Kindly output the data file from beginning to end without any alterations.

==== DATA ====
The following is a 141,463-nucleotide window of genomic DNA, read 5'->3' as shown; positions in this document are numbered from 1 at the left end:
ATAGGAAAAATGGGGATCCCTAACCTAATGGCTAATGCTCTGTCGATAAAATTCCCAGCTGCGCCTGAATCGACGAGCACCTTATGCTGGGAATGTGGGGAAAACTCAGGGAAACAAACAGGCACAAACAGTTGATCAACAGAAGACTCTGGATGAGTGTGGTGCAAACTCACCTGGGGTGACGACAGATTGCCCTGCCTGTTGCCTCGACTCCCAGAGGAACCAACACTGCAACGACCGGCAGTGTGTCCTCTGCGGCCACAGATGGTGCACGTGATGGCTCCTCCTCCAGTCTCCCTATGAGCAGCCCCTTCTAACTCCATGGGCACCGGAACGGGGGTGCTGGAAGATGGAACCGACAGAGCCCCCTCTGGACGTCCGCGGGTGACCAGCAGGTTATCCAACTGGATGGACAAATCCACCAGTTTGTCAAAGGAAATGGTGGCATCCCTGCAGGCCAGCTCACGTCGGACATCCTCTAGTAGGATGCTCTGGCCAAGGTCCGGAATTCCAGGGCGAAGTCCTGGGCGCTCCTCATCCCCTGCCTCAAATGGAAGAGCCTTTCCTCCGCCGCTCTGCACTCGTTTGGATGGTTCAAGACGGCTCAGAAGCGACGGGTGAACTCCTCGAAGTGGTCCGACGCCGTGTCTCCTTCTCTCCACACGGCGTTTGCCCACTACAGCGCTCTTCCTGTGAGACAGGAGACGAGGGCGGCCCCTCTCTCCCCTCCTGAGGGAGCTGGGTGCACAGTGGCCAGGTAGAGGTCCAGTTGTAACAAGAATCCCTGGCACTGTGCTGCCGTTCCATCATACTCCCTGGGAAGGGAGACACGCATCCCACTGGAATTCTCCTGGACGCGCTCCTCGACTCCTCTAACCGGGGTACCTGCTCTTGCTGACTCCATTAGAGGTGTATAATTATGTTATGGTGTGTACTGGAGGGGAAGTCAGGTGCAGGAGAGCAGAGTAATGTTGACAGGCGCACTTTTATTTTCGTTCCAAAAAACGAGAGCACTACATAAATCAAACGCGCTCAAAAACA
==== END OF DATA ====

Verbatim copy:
The following is a 141,463-nucleotide window of genomic DNA, read 5'->3' as shown; positions in this document are numbered from 1 at the left end:
ATAGGAAAAATGGGGATCCCTAACCTAATGGCTAATGCTCTGTCGATAAAATTCCCAGCTGCGCCTGAATCGACGAGCACCTTATGCTGGGAATGTGGGGAAAACTCAGGGAAACAAACAGGCACAAACAGTTGATCAACAGAAGACTCTGGATGAGTGTGGTGCAAACTCACCTGGGGTGACGACAGATTGCCCTGCCTGTTGCCTCGACTCCCAGAGGAACCAACACTGCAACGACCGGCAGTGTGTCCTCTGCGGCCACAGATGGTGCACGTGATGGCTCCTCCTCCAGTCTCCCTATGAGCAGCCCCTTCTAACTCCATGGGCACCGGAACGGGGGTGCTGGAAGATGGAACCGACAGAGCCCCCTCTGGACGTCCGCGGGTGACCAGCAGGTTATCCAACTGGATGGACAAATCCACCAGTTTGTCAAAGGAAATGGTGGCATCCCTGCAGGCCAGCTCACGTCGGACATCCTCTAGTAGGATGCTCTGGCCAAGGTCCGGAATTCCAGGGCGAAGTCCTGGGCGCTCCTCATCCCCTGCCTCAAATGGAAGAGCCTTTCCTCCGCCGCTCTGCACTCGTTTGGATGGTTCAAGACGGCTCAGAAGCGACGGGTGAACTCCTCGAAGTGGTCCGACGCCGTGTCTCCTTCTCTCCACACGGCGTTTGCCCACTACAGCGCTCTTCCTGTGAGACAGGAGACGAGGGCGGCCCCTCTCTCCCCTCCTGAGGGAGCTGGGTGCACAGTGGCCAGGTAGAGGTCCAGTTGTAACAAGAATCCCTGGCACTGTGCTGCCGTTCCATCATACTCCCTGGGAAGGGAGACACGCATCCCACTGGAATTCTCCTGGACGCGCTCCTCGACTCCTCTAACCGGGGTACCTGCTCTTGCTGACTCCATTAGAGGTGTATAATTATGTTATGGTGTGTACTGGAGGGGAAGTCAGGTGCAGGAGAGCAGAGTAATGTTGACAGGCGCACTTTTATTTTCGTTCCAAAAAACGAGAGCACTACATAAATCAAACGCGCTCAAAAACA